Income inequality has diminished in many parts of the world--Chile, Turkey, Mexico and Hungary being a few examples. But in America, the gap has widened. Ironically, the same forces may be responsible for both: globalization and technology, which have eased poverty in the developing world but led to the loss of unskilled but well-paying middle-class jobs in the United States and other developed nations. For the first time in nearly a century, the top 10 percent of American earners take home more than half the nation's income. New research suggests that it's harder than ever for the poor to move up into the middle and upper classes, an issue that has potential consequences for our economy, government, institutions and people. What can--or should--be done to narrow this disparity? Is education the key? With many Americans falling behind, these questions are stirring concern among policymakers and the business community as well. This panel will examine the magnitude of this complex challenge and strategies for reversing the trend.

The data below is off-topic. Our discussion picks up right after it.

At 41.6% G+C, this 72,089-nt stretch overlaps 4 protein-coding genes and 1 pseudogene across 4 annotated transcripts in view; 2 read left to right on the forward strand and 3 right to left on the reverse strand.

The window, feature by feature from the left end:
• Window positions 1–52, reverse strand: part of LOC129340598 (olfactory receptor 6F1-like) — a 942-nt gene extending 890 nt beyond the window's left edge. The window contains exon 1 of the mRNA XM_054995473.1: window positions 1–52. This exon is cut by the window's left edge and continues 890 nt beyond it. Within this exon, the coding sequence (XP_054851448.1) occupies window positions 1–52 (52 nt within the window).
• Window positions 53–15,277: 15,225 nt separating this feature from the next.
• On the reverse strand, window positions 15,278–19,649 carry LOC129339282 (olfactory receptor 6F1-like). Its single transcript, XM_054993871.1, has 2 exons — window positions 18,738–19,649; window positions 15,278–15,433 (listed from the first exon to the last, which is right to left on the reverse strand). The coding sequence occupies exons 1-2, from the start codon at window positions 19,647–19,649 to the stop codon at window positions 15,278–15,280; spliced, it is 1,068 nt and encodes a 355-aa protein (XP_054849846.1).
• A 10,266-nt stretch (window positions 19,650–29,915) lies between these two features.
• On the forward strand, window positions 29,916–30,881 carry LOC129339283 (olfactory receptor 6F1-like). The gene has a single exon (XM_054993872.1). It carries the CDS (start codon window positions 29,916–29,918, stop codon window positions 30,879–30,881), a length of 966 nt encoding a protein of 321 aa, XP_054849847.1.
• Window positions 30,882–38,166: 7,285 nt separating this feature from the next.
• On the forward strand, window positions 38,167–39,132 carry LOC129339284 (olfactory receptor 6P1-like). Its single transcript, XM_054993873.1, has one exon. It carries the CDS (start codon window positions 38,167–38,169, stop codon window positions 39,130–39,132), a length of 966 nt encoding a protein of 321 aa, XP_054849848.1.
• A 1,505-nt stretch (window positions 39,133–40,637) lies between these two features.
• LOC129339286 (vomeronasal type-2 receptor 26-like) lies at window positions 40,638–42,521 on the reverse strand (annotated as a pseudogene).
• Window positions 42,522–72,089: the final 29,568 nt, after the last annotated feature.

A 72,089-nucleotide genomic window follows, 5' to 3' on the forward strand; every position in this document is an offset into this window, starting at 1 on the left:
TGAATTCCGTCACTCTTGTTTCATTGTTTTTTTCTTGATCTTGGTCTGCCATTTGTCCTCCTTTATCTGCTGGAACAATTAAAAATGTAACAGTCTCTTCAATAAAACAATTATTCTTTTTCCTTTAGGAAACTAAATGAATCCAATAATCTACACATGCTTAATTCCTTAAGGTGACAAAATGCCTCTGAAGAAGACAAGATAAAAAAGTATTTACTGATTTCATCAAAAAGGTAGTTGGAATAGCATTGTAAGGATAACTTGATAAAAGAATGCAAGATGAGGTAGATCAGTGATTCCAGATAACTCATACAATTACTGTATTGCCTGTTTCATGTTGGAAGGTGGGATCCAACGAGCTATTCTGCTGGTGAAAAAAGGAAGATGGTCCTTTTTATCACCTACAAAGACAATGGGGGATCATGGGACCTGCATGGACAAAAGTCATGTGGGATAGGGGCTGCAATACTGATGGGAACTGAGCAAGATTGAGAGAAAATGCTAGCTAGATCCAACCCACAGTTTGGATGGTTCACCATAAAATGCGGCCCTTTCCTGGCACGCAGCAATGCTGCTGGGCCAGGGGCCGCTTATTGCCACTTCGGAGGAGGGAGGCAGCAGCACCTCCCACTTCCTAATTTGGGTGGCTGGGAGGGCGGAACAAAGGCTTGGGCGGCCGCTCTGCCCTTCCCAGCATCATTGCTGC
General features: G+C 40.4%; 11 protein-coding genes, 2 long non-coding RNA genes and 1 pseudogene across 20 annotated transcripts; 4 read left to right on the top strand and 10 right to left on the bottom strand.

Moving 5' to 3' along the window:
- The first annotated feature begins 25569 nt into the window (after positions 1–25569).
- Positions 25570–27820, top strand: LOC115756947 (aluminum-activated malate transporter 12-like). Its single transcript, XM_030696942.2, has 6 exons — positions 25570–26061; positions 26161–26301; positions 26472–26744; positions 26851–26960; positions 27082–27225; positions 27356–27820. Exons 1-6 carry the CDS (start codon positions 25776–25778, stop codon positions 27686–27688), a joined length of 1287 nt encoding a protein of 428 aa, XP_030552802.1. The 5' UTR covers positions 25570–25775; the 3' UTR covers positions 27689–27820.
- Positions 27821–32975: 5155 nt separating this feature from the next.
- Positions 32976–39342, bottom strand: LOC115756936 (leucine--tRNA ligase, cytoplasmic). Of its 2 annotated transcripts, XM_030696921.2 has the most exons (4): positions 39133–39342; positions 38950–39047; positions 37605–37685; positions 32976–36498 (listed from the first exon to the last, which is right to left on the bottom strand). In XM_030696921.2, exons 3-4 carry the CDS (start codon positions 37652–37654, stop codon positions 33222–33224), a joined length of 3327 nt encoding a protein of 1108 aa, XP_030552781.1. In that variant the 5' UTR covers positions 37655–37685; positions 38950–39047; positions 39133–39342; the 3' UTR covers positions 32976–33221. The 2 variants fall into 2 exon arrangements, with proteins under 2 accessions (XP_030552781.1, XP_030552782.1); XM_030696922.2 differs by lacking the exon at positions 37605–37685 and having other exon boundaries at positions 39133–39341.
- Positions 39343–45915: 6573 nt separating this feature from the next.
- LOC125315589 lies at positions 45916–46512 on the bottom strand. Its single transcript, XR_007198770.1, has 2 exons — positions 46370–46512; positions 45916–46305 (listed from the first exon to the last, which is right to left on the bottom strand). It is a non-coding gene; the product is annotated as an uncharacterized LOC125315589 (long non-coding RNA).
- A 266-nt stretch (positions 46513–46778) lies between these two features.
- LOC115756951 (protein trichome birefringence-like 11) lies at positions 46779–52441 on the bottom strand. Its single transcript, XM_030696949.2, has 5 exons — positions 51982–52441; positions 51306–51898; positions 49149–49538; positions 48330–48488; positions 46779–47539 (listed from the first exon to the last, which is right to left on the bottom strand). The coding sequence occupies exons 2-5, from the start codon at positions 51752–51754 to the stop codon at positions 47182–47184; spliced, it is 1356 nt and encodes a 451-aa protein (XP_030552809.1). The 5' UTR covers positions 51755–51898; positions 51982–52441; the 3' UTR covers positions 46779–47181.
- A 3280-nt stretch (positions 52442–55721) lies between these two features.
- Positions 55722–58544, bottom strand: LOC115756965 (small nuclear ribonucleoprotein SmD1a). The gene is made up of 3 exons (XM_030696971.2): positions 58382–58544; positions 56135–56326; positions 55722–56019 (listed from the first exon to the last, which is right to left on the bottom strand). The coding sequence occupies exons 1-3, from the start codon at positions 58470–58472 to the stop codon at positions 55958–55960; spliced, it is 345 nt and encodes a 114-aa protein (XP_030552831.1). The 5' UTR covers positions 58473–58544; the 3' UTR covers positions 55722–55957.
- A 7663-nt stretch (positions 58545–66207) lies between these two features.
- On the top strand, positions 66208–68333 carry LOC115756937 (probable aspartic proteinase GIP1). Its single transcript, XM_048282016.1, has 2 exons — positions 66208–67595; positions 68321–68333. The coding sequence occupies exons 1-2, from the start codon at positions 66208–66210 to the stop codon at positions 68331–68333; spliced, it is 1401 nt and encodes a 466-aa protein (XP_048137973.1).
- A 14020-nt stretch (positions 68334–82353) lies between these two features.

• Speakers: Jared Bernstein, Economic Policy Fellow, Milken Institute; Senior Fellow, Center on Budget and Policy Priorities; Former Chief Economist to Vice President Joe Biden
  • Edward Conard, Author, "Unintended Consequences"; Former Senior Managing Director, Bain Capital
  • Robert Doar, Fellow in Poverty Studies, American Enterprise Institute; Former Commissioner, Human Resources Administration, City of New York
  • Chrystia Freeland, Member of Parliament, Canada; Author, "Plutocrats: The Rise of the New Global Super-Rich and the Fall of Everyone Else"
  • Moderator: Alan Schwartz, Executive Chairman, Guggenheim Partners

'America's Debt and the Economy: A Hard Look at Public Spending and Finance'

Posted: 29 Apr 2014 08:41 AM PDT

This session, as I thought it would be before it started, was annoying: